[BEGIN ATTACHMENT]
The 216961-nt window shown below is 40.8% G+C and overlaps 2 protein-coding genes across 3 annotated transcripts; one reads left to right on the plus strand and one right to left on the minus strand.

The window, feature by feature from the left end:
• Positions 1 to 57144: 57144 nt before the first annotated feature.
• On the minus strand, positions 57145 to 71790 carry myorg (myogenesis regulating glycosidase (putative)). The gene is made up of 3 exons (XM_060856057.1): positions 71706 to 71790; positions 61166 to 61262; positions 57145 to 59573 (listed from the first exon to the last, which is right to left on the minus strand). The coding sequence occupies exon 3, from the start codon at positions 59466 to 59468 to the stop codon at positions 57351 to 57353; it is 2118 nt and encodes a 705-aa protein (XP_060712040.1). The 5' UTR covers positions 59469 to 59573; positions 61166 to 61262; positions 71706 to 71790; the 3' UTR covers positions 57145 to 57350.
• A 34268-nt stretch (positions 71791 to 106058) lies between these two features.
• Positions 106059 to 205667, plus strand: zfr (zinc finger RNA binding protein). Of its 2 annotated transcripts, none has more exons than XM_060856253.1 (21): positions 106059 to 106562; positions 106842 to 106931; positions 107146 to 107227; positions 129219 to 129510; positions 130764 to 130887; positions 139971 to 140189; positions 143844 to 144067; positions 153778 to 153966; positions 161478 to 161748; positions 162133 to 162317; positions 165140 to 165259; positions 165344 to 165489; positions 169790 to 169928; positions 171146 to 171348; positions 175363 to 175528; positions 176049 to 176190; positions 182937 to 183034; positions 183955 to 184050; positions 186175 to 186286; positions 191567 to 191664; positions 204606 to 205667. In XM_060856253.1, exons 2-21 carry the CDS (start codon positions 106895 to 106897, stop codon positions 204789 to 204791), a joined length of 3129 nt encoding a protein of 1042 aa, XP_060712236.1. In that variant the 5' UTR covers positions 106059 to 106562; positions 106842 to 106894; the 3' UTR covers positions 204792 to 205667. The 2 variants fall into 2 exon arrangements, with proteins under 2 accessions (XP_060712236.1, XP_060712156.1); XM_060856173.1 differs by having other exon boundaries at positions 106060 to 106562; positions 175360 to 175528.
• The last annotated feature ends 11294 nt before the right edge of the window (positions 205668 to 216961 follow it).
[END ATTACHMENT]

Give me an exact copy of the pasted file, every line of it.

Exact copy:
The 216961-nt window shown below is 40.8% G+C and overlaps 2 protein-coding genes across 3 annotated transcripts; one reads left to right on the plus strand and one right to left on the minus strand.

The window, feature by feature from the left end:
• Positions 1 to 57144: 57144 nt before the first annotated feature.
• On the minus strand, positions 57145 to 71790 carry myorg (myogenesis regulating glycosidase (putative)). The gene is made up of 3 exons (XM_060856057.1): positions 71706 to 71790; positions 61166 to 61262; positions 57145 to 59573 (listed from the first exon to the last, which is right to left on the minus strand). The coding sequence occupies exon 3, from the start codon at positions 59466 to 59468 to the stop codon at positions 57351 to 57353; it is 2118 nt and encodes a 705-aa protein (XP_060712040.1). The 5' UTR covers positions 59469 to 59573; positions 61166 to 61262; positions 71706 to 71790; the 3' UTR covers positions 57145 to 57350.
• A 34268-nt stretch (positions 71791 to 106058) lies between these two features.
• Positions 106059 to 205667, plus strand: zfr (zinc finger RNA binding protein). Of its 2 annotated transcripts, none has more exons than XM_060856253.1 (21): positions 106059 to 106562; positions 106842 to 106931; positions 107146 to 107227; positions 129219 to 129510; positions 130764 to 130887; positions 139971 to 140189; positions 143844 to 144067; positions 153778 to 153966; positions 161478 to 161748; positions 162133 to 162317; positions 165140 to 165259; positions 165344 to 165489; positions 169790 to 169928; positions 171146 to 171348; positions 175363 to 175528; positions 176049 to 176190; positions 182937 to 183034; positions 183955 to 184050; positions 186175 to 186286; positions 191567 to 191664; positions 204606 to 205667. In XM_060856253.1, exons 2-21 carry the CDS (start codon positions 106895 to 106897, stop codon positions 204789 to 204791), a joined length of 3129 nt encoding a protein of 1042 aa, XP_060712236.1. In that variant the 5' UTR covers positions 106059 to 106562; positions 106842 to 106894; the 3' UTR covers positions 204792 to 205667. The 2 variants fall into 2 exon arrangements, with proteins under 2 accessions (XP_060712236.1, XP_060712156.1); XM_060856173.1 differs by having other exon boundaries at positions 106060 to 106562; positions 175360 to 175528.
• The last annotated feature ends 11294 nt before the right edge of the window (positions 205668 to 216961 follow it).